My father used to tell me that farmers farm because they love farming. He would tell me that real farmers would rather do the work to go from planting to harvesting than let the field be fallow and collect subsidies.

In many ways, this applies to artists. Over the many years I have been directing art festivals, I have seen this passion to make art through thick and thin emanate from artists. Like artists from centuries ago, the making of art is a magical experience that drives artists. For many, it is a spiritual experience. The word inspiration even attributing the creative process to something spiritual, bigger than us. The old testament talks about people creating artifacts in the shadow of God…the first creator.

Artists often talk about wanting to make art since childhood and hold early memories of making art. I recall Agnes Rathonyi telling me of her earliest memory as a child making a drawing with a piece of burnt wood charcoal on the side of a barn in her native Hungary. I recall my own background as a very small child watching artists paint at the local art school and knowing I wanted to do that too, and the delight when at age 5 I was in my first oil painting class. There are those who find their passion for art later in life..and its flames burn as brightly for them.

The story of the poor artist permeates art history. The artists who nearly starved as they painted masterpieces, scraping their little money to buy pigments and linseed oil. And…we hear the stories of those who have realized during their lifetime as well. Romero Britto, a current art-star in the field of pop-art is such an example. Britto’s work is on buildings, on cars, and a range of buyables from umbrellas to luggage. He has made it as few do as rock stars in the field of art.

Some degree of success is being in the right place at the right time. Some success can be attributed to the quality of one’s art. For many artists who make art, their early public showings are at street art festivals. Recently I heard internationally renowned jeweler David Yurman talk. If you don’t know who Yurman is, let it suffice to say that he and his family are the private owners of a world wide company selling his modern jewelry, best known for his cable bracelet design. A store just opened on the Mag Mile in Chicago. Yurman talked about his early years, showing his sculptures at street art festivals. The rest is history.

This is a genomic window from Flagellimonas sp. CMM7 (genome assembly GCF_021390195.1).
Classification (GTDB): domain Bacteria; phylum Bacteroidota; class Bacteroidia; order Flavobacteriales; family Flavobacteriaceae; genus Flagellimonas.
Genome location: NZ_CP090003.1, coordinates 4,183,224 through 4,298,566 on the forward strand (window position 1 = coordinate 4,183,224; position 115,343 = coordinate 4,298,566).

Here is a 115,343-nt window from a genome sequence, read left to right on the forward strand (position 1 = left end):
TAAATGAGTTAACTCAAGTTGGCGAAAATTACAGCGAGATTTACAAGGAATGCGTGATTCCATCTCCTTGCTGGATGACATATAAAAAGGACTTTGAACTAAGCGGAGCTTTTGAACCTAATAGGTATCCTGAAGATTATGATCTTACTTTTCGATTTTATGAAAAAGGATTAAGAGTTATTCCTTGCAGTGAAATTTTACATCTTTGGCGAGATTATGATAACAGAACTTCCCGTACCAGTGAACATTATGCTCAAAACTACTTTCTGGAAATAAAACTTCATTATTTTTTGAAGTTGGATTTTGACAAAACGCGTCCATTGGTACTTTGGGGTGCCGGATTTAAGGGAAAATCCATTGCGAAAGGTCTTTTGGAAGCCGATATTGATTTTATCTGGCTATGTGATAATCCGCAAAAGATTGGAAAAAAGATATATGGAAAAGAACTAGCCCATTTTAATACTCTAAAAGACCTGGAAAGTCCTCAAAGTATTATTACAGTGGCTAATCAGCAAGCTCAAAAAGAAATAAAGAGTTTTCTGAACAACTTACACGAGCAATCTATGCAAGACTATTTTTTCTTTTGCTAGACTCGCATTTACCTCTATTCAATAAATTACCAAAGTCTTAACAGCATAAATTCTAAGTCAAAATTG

So how can an artist make the most of the street art experience? Is it just the art they show? ? I spend a lot of my time mentoring and talking with artists about this very thing. The first point is that everything matters: The art, the way the art is finished, the way the art is titled, the way the art is hung, the way the artist looks, the way the artist talks about their art, the way artists answer questions put to them, the way the art is priced, and so much more. Yes: frame out in a consistent manner, title your work, hang on mid-lines, talk simply yet passionately about your process, demonstrate when possible, price your art at levels people will buy at, then raise your prices as you develop a following. Answer questions clearly and directly. Handle your art whenever possible. Wear solid colors so you don’t compete with your art.

A few artists have the ability to go from introverted art maker to extrovert on the street showing their art. For most artists, it is challenging, and takes years to refine their selling skills through trial and error.Some find success, some give up.

While art is now available for purchase on line, as in the case of our own site, there is no substitute for the customer being able to see art in person when making the decision to buy or not buy. The feedback form the public is rough, raw and direct. Art festivals provide immediate “crit” from a diverse population.

Some years ago, I decided to mentor artists through our free seminars called Art Fest Boot Camps. Through these free seminars, I strive to pass on information that will make a difference to artists and assist them on their path to success. The next Art Fest Boot Camp is April 28 from 10 am – noon at the Highland Park Country Club in Highland Park, Illinois. Interested artists can register at I will address the variables that will make a difference to an artists success at street art festivals. Attendees will leave knowing how to talk about their art, knowing how to best display their art, and knowing the multitude of variables that will contribute to their success.

I hope to be part of more success stories that help artists in their lives as artists.
Amy Amdur
Amdur Productions

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Amdur Productions | P.O. Box 550, Highland Park, IL 60035 | | Phone: 847-926-4300 | Fax: 847-926-4330

The Premiere Art Festival Production Company